A German citizen arrested near a militant stronghold in Pakistan appears to be affiliated to terrorism. A Taliban spokesman called him "our comrade", and local security officials say he was linked to al Qaeda.
The man wore a woman's burqa in a bid to disguise himself
Intelligence officials in Pakistan said on Tuesday that a German man they arrested was associated with the al Qaeda terrorist organization.
Police arrested the man late on Monday after receiving a tip in the northwestern region of Bannu, close to the militants' stronghold of Waziristan on the Afghan border.
"He's our comrade. He was going somewhere," the head of the Taliban's media center, Muhammed Umer, told the news agency Reuters by telephone.
"We have many Germans here who are taking part in the jihad. It shouldn't be shocking."
Shafqat Khan, a senior police officer in the Bannu region where the man was arrested, said he was travelling in a car with two tribesmen, wearing a full Islamic veil, a burqa, in a bid to disguise himself as a woman.
"They were carrying a girl in a bid to pretend they're a tribal family," Khan said.
Suspect under interrogation in Peshawar
The Taliban and al Qaeda have a number of strongholds on the Pakistani-Afghan border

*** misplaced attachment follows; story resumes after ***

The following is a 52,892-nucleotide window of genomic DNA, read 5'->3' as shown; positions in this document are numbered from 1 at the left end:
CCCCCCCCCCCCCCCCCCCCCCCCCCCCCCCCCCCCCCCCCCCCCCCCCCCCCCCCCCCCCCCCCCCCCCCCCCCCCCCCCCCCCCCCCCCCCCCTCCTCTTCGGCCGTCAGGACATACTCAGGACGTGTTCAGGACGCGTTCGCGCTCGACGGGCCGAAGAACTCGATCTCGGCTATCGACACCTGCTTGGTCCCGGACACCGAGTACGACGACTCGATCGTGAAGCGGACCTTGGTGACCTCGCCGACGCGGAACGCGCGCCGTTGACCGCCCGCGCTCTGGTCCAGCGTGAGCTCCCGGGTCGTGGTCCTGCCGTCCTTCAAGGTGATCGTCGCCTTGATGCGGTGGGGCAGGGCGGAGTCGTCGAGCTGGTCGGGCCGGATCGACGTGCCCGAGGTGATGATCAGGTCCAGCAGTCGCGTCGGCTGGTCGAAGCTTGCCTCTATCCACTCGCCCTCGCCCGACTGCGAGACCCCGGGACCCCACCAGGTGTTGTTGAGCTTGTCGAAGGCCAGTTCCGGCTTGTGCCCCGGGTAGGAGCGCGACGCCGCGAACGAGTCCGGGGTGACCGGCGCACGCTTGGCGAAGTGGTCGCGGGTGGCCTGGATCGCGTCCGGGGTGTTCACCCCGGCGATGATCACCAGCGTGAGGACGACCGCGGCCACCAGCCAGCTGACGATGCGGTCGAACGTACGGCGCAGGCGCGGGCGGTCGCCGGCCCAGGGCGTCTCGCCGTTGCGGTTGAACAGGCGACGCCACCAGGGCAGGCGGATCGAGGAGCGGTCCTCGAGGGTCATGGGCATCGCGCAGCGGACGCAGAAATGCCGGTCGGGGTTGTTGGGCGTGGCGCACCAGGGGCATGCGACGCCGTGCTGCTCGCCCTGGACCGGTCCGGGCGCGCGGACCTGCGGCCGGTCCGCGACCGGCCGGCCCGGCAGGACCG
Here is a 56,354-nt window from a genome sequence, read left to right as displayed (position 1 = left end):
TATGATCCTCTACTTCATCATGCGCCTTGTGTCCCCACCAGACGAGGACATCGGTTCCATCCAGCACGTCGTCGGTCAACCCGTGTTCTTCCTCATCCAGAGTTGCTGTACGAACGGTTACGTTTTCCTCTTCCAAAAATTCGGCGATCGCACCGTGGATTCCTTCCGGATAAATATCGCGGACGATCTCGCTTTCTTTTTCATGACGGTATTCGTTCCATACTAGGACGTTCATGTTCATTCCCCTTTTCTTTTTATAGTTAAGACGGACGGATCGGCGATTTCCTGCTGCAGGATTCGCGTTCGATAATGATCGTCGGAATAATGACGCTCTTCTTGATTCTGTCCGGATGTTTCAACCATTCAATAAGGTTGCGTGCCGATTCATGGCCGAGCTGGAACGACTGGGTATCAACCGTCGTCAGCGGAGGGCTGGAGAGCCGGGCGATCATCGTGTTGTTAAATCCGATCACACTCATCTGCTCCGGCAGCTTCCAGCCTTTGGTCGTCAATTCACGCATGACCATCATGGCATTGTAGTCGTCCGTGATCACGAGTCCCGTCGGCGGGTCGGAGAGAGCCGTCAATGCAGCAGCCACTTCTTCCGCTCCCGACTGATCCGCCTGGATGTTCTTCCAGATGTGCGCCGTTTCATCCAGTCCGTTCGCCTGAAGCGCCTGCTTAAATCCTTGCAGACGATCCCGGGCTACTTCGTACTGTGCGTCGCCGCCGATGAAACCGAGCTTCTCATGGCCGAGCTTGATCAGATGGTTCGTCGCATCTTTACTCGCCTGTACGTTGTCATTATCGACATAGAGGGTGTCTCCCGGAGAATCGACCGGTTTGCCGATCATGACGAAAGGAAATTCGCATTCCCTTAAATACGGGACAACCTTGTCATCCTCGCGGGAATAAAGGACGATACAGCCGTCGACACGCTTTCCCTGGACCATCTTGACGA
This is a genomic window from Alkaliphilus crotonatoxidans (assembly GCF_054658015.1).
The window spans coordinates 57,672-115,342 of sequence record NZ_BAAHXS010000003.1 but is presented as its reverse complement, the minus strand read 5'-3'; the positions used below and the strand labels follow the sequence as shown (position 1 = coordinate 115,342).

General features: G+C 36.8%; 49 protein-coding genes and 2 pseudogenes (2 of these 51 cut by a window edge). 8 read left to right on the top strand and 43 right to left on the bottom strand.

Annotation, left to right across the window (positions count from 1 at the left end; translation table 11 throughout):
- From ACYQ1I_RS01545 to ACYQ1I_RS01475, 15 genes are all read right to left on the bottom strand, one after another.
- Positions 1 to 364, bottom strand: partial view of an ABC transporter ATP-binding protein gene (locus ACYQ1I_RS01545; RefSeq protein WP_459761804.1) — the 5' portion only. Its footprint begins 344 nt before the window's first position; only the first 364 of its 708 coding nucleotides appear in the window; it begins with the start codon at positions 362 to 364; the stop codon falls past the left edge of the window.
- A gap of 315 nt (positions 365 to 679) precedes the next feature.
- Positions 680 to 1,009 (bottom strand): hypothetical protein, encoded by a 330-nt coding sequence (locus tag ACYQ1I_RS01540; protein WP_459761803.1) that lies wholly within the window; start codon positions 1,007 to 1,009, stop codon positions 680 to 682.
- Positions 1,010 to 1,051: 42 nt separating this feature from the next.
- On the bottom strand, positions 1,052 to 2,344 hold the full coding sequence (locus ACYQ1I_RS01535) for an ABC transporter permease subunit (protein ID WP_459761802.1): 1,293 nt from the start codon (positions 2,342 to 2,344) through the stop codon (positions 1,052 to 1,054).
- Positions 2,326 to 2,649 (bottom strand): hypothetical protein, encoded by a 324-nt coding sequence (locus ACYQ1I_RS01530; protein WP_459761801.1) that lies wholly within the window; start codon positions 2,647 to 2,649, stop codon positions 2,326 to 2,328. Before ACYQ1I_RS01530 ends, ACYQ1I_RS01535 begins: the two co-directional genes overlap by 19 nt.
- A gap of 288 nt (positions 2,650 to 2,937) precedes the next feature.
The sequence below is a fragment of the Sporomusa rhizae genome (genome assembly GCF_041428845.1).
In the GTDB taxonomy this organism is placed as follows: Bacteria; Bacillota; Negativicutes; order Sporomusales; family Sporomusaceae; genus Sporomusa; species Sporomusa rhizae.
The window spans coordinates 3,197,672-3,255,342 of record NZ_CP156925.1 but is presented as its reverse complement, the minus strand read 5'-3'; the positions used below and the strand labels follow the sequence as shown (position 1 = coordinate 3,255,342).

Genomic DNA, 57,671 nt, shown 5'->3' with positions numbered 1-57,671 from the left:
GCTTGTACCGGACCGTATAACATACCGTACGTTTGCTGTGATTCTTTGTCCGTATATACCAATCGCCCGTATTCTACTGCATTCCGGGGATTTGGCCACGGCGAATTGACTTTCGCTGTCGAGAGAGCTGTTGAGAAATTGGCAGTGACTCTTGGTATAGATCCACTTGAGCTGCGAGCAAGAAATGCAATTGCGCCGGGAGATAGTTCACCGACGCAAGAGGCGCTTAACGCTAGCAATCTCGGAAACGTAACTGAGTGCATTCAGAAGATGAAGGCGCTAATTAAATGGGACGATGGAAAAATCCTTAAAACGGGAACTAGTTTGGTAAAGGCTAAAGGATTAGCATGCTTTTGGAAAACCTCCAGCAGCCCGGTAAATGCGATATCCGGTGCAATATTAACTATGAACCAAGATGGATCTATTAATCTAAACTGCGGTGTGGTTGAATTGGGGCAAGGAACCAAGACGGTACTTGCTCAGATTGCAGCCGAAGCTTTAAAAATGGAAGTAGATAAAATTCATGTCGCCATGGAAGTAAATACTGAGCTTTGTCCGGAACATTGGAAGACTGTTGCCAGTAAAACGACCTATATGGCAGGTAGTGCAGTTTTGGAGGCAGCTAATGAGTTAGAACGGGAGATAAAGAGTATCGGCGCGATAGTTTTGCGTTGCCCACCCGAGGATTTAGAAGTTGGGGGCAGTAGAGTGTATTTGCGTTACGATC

A team of operatives from various intelligence agencies are now questioning the man in Peshawar, after he was taken to the capital of the north-western Khyber-Pakhtunhwa province by helicopter.
"Initial investigations showed that the man was associated with al Qaeda," one Pakistani intelligence official told German news agency dpa, on condition of anonymity.
"He had participated in some raids against coalition forces in Afghanistan and used to travel between Afghanistan and the Pakistani tribal region from time to time," he said.
Authorities have not yet released the suspect's name, saying that doing so could obstruct their investigation.
Other as yet unconfirmed reports suggest that the man was a weapons expert, who specialized in making explosive vests for suicide bombers.
The German intelligence agency's annual report, published Monday, concluded that dozens of Germans or foreigners living in Germany have travelled to Pakistan for paramilitary training by militant groups in recent years. However, rather than the Taliban or al Qaeda, most tend to be affiliated with the Islamic Jihad Union and Uzbekistan's Islamic Movement.
Author: Mark Hallam (apn, dpa, Reuters)
Editor: Michael Lawton